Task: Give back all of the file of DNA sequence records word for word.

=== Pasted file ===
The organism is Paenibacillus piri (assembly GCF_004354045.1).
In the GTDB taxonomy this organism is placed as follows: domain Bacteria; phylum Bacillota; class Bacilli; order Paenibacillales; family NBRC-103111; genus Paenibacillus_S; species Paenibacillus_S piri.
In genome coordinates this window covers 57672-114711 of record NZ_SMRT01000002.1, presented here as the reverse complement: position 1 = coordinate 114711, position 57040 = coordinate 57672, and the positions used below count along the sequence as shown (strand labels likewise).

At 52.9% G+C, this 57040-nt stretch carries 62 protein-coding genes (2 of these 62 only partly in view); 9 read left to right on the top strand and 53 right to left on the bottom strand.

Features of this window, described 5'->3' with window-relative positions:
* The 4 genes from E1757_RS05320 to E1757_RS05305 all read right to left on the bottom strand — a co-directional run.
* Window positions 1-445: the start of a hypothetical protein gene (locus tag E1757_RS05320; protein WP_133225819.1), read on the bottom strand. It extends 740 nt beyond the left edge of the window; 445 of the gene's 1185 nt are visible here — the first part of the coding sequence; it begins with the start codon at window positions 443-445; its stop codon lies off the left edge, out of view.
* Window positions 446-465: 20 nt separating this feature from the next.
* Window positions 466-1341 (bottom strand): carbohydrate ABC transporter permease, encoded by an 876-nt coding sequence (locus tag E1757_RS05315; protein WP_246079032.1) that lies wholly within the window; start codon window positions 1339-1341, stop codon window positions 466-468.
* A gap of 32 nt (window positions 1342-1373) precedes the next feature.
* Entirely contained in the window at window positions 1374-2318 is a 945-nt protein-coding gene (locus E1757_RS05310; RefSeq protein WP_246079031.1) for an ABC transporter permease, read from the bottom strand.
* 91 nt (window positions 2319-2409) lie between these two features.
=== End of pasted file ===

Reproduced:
The organism is Paenibacillus piri (assembly GCF_004354045.1).
In the GTDB taxonomy this organism is placed as follows: domain Bacteria; phylum Bacillota; class Bacilli; order Paenibacillales; family NBRC-103111; genus Paenibacillus_S; species Paenibacillus_S piri.
In genome coordinates this window covers 57672-114711 of record NZ_SMRT01000002.1, presented here as the reverse complement: position 1 = coordinate 114711, position 57040 = coordinate 57672, and the positions used below count along the sequence as shown (strand labels likewise).

At 52.9% G+C, this 57040-nt stretch carries 62 protein-coding genes (2 of these 62 only partly in view); 9 read left to right on the top strand and 53 right to left on the bottom strand.

Features of this window, described 5'->3' with window-relative positions:
* The 4 genes from E1757_RS05320 to E1757_RS05305 all read right to left on the bottom strand — a co-directional run.
* Window positions 1-445: the start of a hypothetical protein gene (locus tag E1757_RS05320; protein WP_133225819.1), read on the bottom strand. It extends 740 nt beyond the left edge of the window; 445 of the gene's 1185 nt are visible here — the first part of the coding sequence; it begins with the start codon at window positions 443-445; its stop codon lies off the left edge, out of view.
* Window positions 446-465: 20 nt separating this feature from the next.
* Window positions 466-1341 (bottom strand): carbohydrate ABC transporter permease, encoded by an 876-nt coding sequence (locus tag E1757_RS05315; protein WP_246079032.1) that lies wholly within the window; start codon window positions 1339-1341, stop codon window positions 466-468.
* A gap of 32 nt (window positions 1342-1373) precedes the next feature.
* Entirely contained in the window at window positions 1374-2318 is a 945-nt protein-coding gene (locus E1757_RS05310; RefSeq protein WP_246079031.1) for an ABC transporter permease, read from the bottom strand.
* 91 nt (window positions 2319-2409) lie between these two features.